The stopping service on the former North Midland route to Chesterfield & Sheffield (using the eastern platforms on the slow lines) was withdrawn in January 1967, when the other local stations on this section were closed. Most of the trackwork on the Derwent Valley line was lifted in 1968, soon after the closure of line from Rowsley to Buxton & Manchester whilst the line eastwards from Crich Junction to Butterley & Pye Bridge closed completely in December that year. The station buildings were removed in 1970. Although the triangular station site remained for a number of years, the road bridges were finally removed in the late 1980s. All that is left now is one platform on the surviving single track to Matlock, and the original main Derby to Sheffield line passing to the east through Hag Wood (Toadmoor) Tunnel and onwards to Clay Cross and Chesterfield. The original listing of Ambergate station for closure under the Beeching Axe led to its mention in the song "Slow Train" by Flanders and Swann.

Services[edit]

The station is served by East Midlands Trains Local, who operate the services from Nottingham to Matlock via Derby. For journeys beginning at Ambergate, tickets may be bought on the train for any destination in the country (From Derby, tickets must be bought at the ticket office). Journey time to Derby is approximately 16 minutes. Services are hourly each way Monday-Saturday and two-hourly on Sundays.[2]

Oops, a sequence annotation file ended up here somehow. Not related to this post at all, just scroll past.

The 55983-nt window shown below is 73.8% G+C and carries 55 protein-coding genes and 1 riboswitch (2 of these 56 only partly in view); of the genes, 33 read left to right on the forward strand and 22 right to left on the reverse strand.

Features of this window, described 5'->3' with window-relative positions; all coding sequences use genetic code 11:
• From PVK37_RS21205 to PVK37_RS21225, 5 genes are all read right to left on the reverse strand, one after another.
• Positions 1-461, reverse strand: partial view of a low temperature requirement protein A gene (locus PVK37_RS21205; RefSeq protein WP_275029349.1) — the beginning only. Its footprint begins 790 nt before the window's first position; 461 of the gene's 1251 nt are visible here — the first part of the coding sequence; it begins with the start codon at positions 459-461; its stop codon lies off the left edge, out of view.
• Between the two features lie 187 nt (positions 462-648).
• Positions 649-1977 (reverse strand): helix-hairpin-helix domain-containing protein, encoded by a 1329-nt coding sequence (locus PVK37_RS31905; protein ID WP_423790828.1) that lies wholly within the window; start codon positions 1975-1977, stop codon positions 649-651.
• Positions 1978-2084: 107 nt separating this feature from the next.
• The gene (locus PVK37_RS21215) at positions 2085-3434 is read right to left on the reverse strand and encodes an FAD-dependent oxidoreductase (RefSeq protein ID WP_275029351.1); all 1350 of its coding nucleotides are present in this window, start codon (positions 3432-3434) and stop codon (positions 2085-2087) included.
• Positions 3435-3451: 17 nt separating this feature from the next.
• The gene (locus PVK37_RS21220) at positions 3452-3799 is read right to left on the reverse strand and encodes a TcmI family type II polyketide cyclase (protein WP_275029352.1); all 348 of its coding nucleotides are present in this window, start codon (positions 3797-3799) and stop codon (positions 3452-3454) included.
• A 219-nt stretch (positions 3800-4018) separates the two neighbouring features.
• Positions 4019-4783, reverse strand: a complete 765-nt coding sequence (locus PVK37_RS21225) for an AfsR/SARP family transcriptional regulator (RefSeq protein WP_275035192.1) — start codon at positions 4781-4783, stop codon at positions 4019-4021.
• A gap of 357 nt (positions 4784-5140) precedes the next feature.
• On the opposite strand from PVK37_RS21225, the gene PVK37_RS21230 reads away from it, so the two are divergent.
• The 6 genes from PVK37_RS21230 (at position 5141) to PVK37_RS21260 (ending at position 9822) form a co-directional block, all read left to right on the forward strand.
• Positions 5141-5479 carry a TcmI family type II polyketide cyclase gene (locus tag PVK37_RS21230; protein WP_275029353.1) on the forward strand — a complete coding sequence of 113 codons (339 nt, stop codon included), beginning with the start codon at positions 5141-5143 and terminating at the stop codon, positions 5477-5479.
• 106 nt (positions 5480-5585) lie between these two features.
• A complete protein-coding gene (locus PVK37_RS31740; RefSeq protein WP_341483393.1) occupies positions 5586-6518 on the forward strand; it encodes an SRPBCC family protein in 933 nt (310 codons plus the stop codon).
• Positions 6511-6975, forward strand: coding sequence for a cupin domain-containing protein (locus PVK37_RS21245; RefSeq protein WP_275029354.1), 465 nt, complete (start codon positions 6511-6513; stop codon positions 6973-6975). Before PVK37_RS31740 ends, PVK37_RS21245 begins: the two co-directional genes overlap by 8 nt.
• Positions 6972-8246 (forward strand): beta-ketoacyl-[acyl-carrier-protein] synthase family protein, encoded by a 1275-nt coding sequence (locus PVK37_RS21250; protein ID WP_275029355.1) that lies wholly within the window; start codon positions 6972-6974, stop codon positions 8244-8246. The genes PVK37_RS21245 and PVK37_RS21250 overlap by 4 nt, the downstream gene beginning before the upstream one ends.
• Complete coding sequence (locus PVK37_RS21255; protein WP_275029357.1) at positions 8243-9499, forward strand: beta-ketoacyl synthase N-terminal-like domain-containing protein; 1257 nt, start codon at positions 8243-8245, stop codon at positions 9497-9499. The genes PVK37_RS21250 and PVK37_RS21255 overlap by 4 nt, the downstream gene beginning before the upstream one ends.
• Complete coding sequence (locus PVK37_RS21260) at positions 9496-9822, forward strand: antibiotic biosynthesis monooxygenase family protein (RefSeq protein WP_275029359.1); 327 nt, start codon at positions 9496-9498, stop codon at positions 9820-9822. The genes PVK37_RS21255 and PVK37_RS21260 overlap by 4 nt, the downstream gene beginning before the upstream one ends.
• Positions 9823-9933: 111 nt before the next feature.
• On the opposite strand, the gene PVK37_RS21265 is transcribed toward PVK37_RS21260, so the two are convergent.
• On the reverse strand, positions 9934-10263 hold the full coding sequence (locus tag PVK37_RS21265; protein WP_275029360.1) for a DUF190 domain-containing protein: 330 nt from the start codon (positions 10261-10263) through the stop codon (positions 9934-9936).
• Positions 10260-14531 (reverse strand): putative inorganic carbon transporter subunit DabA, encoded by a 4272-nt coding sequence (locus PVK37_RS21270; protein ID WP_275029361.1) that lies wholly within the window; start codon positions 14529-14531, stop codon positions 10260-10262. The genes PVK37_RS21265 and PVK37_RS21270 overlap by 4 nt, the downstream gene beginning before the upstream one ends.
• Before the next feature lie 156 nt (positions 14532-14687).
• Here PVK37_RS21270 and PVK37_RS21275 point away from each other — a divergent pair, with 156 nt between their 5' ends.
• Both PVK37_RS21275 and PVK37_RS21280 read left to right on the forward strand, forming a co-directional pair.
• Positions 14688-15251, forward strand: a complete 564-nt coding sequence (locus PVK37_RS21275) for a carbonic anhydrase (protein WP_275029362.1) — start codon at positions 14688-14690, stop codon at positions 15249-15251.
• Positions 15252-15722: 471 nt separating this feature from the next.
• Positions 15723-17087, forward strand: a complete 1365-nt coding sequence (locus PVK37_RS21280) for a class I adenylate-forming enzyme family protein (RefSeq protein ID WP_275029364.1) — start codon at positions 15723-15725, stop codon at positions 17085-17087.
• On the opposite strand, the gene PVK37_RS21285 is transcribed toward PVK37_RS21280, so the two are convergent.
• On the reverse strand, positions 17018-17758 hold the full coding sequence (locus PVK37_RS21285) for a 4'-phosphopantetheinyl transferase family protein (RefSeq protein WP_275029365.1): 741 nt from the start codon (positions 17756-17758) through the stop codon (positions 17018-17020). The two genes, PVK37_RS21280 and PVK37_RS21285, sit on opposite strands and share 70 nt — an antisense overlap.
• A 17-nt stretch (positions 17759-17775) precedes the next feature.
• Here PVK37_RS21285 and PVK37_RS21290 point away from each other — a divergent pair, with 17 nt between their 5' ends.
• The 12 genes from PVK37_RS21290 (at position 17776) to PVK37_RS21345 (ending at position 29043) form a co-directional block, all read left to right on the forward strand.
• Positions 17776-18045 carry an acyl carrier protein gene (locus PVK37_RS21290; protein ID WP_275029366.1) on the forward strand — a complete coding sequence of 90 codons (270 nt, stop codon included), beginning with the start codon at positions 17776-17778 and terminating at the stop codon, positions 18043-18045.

Services are formed using diesel multiple units of Classes 153, 156, or 158.

Preceding station   National Rail National Rail   Following station
East Midlands Trains
Disused railways
Terminus Midland Railway
Line closed, station open

See also[edit]

References[edit]

  1. ^ "Record Growth on the Derwent Valley Line". September 2010. Retrieved 27 September 2010. 
  2. ^ GB National Rail Timetable 2013-14, Table 56

External links[edit]

Coordinates: 53°03′40″N 1°28′52″W / 53.061°N 1.481°W / 53.061; -1.481